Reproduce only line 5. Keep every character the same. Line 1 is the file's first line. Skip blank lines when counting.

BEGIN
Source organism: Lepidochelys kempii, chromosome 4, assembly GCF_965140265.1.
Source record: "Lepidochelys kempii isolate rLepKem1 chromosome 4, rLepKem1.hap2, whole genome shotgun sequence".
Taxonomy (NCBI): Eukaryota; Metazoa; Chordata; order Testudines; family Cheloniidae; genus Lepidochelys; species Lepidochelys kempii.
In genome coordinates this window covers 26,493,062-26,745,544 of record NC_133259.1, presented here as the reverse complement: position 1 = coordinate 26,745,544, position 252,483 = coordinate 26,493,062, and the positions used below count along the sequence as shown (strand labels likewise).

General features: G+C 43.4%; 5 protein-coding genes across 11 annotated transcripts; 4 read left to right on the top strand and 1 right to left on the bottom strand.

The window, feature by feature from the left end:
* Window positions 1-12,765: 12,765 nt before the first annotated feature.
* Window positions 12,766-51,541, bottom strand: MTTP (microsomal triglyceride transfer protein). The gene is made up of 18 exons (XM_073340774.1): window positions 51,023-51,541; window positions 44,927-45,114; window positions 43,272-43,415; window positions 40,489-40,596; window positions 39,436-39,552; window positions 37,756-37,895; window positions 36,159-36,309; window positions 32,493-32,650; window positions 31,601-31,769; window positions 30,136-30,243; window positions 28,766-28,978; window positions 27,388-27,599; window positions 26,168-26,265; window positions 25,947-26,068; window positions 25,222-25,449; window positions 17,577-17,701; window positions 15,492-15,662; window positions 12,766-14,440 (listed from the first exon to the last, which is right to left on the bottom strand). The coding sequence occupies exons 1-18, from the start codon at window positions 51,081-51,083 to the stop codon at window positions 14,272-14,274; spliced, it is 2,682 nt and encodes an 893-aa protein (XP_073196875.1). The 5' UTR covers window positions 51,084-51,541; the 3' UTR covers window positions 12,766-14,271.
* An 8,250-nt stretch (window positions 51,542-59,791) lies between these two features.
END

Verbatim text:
General features: G+C 43.4%; 5 protein-coding genes across 11 annotated transcripts; 4 read left to right on the top strand and 1 right to left on the bottom strand.